Diversity Aboveground: Mexican Films
The world has at least 154 million people who are either Mexican or have Mexican ancestry. 35 million reside in the United States alone. These are large numbers yet media tends to expect them to stay with their own Spanish language media. While shows like Sense8 and Heroes Reborn have Mexican characters in supporting roles, Jane the Virgin and Fluffy Breaks Even will be the only current English network shows to revolve around Mexicans or those of Mexican ancestry. Are they afraid of Donald Trump? Meanwhile, films haven’t been much better even though recent history has shown how important Mexican films and filmmakers are to the United States.
In 2013, Instructions not Included/No se Aceptan Devoluciones premiered in the United States. Despite only playing in 348 theatres, it reached #4 for that weekend’s box office. This past weekend, the #4 film was The Perfect Guy which played in 2,230 theatres. For a regular film to achieve #4 while playing in so few theatres, it would be phenomenal but Instructions Not Included is far from a normal film. It’s bilingual with the majority of dialogue in Spanish with English subtitles as a Mexican father deals with life in the United States with his bilingual daughter. Eugenio Derbez, the director, complained at the time about how hard it was to find a child actor who was blond, blue-eyed and bilingual, “it saddened me to see that all the children that live in the U.S. that are [the daughter’s] age don’t speak Spanish. Children of Latinos. And those that do speak Spanish, speak … with terrible Spanish and terrible grammar. It was so sad.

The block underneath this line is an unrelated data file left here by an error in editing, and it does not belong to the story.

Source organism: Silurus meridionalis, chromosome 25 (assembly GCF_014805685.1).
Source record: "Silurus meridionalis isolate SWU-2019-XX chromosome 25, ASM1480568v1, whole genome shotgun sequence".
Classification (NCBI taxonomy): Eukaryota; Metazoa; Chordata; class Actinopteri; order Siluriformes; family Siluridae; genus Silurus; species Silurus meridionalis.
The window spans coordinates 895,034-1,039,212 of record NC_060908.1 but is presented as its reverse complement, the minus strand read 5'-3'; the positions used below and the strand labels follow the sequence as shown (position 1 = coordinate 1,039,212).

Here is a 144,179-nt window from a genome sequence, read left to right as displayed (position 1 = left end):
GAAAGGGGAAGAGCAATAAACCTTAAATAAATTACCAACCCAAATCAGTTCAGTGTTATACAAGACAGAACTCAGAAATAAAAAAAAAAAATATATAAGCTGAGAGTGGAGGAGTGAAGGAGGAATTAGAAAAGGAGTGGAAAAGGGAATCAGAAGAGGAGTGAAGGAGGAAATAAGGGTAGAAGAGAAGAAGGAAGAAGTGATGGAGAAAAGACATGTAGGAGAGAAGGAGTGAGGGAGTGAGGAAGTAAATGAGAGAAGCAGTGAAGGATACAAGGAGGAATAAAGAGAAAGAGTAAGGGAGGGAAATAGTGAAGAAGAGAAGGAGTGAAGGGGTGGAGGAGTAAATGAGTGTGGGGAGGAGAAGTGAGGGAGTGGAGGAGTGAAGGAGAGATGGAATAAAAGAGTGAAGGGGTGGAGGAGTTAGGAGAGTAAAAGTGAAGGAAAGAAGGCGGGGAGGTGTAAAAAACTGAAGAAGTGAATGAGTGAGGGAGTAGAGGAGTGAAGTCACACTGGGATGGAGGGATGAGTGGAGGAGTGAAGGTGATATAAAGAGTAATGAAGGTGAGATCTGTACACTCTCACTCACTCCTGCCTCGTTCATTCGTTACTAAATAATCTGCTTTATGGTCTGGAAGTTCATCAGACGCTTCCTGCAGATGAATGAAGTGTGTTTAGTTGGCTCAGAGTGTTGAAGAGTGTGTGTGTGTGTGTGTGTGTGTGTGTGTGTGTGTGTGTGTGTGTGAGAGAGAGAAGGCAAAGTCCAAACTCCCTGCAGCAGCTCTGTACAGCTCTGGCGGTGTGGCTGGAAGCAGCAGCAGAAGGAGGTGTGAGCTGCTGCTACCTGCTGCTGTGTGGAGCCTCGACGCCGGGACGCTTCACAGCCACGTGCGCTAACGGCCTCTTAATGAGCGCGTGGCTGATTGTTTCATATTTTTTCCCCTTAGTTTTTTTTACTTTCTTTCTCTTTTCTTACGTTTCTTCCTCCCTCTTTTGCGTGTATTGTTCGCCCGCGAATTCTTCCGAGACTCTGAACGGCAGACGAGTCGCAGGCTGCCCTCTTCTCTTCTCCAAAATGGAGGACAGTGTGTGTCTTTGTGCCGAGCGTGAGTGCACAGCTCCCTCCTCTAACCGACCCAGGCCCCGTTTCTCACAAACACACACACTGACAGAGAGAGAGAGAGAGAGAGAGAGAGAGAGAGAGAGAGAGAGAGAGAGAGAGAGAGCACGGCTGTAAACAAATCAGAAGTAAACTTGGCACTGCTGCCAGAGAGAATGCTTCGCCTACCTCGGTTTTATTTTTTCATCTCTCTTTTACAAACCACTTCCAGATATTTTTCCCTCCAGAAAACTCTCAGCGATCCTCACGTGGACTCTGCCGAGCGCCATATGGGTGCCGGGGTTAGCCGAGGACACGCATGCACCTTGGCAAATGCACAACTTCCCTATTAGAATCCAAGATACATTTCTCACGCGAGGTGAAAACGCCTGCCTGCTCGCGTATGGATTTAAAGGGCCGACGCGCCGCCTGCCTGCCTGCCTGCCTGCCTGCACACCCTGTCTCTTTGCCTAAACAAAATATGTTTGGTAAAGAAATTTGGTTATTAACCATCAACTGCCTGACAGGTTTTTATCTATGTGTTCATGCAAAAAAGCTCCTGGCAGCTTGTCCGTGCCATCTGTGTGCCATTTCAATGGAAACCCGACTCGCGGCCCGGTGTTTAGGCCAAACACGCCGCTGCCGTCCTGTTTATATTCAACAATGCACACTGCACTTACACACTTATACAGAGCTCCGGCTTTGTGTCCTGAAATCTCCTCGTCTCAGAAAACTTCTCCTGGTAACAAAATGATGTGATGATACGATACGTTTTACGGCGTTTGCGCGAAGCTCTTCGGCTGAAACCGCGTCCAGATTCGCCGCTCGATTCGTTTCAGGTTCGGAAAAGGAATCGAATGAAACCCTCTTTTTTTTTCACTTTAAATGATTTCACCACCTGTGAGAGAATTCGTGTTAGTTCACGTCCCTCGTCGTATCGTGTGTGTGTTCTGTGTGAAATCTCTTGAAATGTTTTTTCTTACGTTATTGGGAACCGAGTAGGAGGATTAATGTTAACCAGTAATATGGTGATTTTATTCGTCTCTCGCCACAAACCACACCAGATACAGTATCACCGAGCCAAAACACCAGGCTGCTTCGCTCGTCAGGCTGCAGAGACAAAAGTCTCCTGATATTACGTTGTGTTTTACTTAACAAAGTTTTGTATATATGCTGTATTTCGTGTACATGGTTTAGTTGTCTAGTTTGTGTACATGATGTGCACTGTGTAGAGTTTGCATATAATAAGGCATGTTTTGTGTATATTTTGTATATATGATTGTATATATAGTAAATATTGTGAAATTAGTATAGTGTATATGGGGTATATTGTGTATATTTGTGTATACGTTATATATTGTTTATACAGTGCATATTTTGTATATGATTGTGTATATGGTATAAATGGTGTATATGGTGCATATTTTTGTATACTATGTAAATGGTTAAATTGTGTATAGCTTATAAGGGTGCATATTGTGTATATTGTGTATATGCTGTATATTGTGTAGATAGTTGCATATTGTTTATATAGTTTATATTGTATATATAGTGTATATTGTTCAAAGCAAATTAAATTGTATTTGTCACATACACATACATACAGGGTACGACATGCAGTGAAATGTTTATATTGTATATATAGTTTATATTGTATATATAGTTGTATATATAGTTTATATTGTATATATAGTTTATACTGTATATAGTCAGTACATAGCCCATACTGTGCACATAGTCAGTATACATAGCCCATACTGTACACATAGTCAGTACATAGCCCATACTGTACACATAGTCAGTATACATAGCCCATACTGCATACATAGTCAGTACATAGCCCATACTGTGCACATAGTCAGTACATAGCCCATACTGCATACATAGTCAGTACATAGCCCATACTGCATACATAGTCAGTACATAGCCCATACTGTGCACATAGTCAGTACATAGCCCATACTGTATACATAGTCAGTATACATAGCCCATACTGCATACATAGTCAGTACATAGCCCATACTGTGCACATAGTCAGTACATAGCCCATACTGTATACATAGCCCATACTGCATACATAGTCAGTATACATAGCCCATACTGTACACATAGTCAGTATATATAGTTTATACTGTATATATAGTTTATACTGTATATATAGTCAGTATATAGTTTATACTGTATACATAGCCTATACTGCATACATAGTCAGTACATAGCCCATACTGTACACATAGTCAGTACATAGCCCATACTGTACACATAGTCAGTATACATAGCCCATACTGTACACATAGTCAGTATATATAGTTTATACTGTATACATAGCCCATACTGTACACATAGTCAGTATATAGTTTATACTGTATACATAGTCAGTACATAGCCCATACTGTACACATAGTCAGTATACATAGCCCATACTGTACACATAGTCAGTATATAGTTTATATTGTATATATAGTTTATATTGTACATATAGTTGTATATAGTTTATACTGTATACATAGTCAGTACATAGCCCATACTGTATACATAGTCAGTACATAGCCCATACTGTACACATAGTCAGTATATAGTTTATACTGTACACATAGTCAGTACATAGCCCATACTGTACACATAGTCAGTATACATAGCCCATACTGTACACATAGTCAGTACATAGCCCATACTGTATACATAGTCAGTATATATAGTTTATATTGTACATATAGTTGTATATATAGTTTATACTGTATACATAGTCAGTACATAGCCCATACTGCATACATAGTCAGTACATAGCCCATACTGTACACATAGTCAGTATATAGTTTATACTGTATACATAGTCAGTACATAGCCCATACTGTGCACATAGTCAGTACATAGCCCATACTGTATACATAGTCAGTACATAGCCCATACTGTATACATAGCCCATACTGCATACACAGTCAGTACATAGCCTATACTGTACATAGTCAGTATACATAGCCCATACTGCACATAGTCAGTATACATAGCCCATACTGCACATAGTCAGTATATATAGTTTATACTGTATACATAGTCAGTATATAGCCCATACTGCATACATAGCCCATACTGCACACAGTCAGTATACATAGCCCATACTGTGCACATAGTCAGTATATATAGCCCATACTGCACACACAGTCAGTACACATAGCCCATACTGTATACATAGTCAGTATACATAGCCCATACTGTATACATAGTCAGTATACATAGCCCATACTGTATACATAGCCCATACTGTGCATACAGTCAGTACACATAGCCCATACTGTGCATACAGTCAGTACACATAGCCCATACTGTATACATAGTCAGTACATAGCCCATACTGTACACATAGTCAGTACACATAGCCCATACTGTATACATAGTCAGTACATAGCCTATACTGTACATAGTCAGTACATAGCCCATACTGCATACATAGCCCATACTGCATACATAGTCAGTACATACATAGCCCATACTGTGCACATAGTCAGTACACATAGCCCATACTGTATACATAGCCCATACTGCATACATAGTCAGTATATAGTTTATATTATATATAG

It is important that we Latino parents don’t lose the language. In school they learn English, but at home it’s important to conserve and use Spanish, so that they are bilingual. Absolutely bilingual.”
The film is still Mexico’s biggest grossing film in the United States and the fourth biggest grossing foreign language film of all time. When it opened in Mexico a few weeks later, it became the biggest grossing opening and overall take for a Mexican film in Mexico.
Of course, family films should be assumed to be a guaranteed hit. Huevocartoon has been a Mexican production company since 2000. They started making low budget flash cartoons for their website that often revolved around the Spanish word for eggs doubling as a term for testicles. However, the egg and farm characters were a huge hit with children. The company expanded into commercials, films and a card game all based off their characters. Un Gallo Con Muchos Huevos was their third film and the first to feature 3D animation. In Mexico, theatres included 3D presentations, but this was not offered in the United States. However, Un Gallo Con Muchos Huevos was the first animated Mexican film to have a limited wide release in the United States. Premiering in just 395 theatres on September 4th, it reached #9 at the box office for that weekend. Even more amazing and hard to understand, those 395 theatres were not evenly distributed across the country so some regions, like the entirety of Arizona, were left out. The next week, it increased to 616 screens, including Arizona and might still be showing at a theatre near you. The company has also announced their first project made primarily for the United States. It will be a short miniseries, likely streamed, where the problem of vampirism in a small Texas town will be a metaphor for immigration. The adult series will be live action with computer generated elements. There’s no word on a distributor yet.